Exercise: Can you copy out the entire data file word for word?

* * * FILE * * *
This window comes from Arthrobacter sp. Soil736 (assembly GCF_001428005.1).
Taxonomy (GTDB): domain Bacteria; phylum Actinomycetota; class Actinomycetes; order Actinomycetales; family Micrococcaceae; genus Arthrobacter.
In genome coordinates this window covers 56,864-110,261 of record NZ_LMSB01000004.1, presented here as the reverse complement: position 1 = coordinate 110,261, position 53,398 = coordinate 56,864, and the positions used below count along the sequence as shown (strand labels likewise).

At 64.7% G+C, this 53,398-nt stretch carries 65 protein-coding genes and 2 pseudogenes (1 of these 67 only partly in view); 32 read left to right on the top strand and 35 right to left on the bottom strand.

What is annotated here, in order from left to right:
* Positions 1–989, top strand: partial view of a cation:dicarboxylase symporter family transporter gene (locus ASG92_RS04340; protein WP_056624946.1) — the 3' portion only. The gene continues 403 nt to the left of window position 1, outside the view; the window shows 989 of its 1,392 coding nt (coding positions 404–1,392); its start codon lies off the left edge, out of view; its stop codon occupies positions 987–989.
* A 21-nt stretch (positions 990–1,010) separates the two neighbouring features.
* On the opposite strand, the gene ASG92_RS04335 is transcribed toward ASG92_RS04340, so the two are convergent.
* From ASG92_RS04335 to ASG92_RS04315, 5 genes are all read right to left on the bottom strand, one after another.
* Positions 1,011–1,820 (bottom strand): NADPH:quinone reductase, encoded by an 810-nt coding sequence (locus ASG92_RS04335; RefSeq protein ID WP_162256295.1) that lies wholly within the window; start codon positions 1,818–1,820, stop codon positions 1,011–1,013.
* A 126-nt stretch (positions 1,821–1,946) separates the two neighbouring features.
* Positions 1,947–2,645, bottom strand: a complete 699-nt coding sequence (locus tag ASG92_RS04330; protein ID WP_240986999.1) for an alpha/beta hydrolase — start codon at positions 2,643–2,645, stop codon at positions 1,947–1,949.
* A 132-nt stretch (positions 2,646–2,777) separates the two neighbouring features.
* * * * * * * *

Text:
This window comes from Arthrobacter sp. Soil736 (assembly GCF_001428005.1).
Taxonomy (GTDB): domain Bacteria; phylum Actinomycetota; class Actinomycetes; order Actinomycetales; family Micrococcaceae; genus Arthrobacter.
In genome coordinates this window covers 56,864-110,261 of record NZ_LMSB01000004.1, presented here as the reverse complement: position 1 = coordinate 110,261, position 53,398 = coordinate 56,864, and the positions used below count along the sequence as shown (strand labels likewise).

At 64.7% G+C, this 53,398-nt stretch carries 65 protein-coding genes and 2 pseudogenes (1 of these 67 only partly in view); 32 read left to right on the top strand and 35 right to left on the bottom strand.

What is annotated here, in order from left to right:
* Positions 1–989, top strand: partial view of a cation:dicarboxylase symporter family transporter gene (locus ASG92_RS04340; protein WP_056624946.1) — the 3' portion only. The gene continues 403 nt to the left of window position 1, outside the view; the window shows 989 of its 1,392 coding nt (coding positions 404–1,392); its start codon lies off the left edge, out of view; its stop codon occupies positions 987–989.
* A 21-nt stretch (positions 990–1,010) separates the two neighbouring features.
* On the opposite strand, the gene ASG92_RS04335 is transcribed toward ASG92_RS04340, so the two are convergent.
* From ASG92_RS04335 to ASG92_RS04315, 5 genes are all read right to left on the bottom strand, one after another.
* Positions 1,011–1,820 (bottom strand): NADPH:quinone reductase, encoded by an 810-nt coding sequence (locus ASG92_RS04335; RefSeq protein ID WP_162256295.1) that lies wholly within the window; start codon positions 1,818–1,820, stop codon positions 1,011–1,013.
* A 126-nt stretch (positions 1,821–1,946) separates the two neighbouring features.
* Positions 1,947–2,645, bottom strand: a complete 699-nt coding sequence (locus tag ASG92_RS04330; protein ID WP_240986999.1) for an alpha/beta hydrolase — start codon at positions 2,643–2,645, stop codon at positions 1,947–1,949.
* A 132-nt stretch (positions 2,646–2,777) separates the two neighbouring features.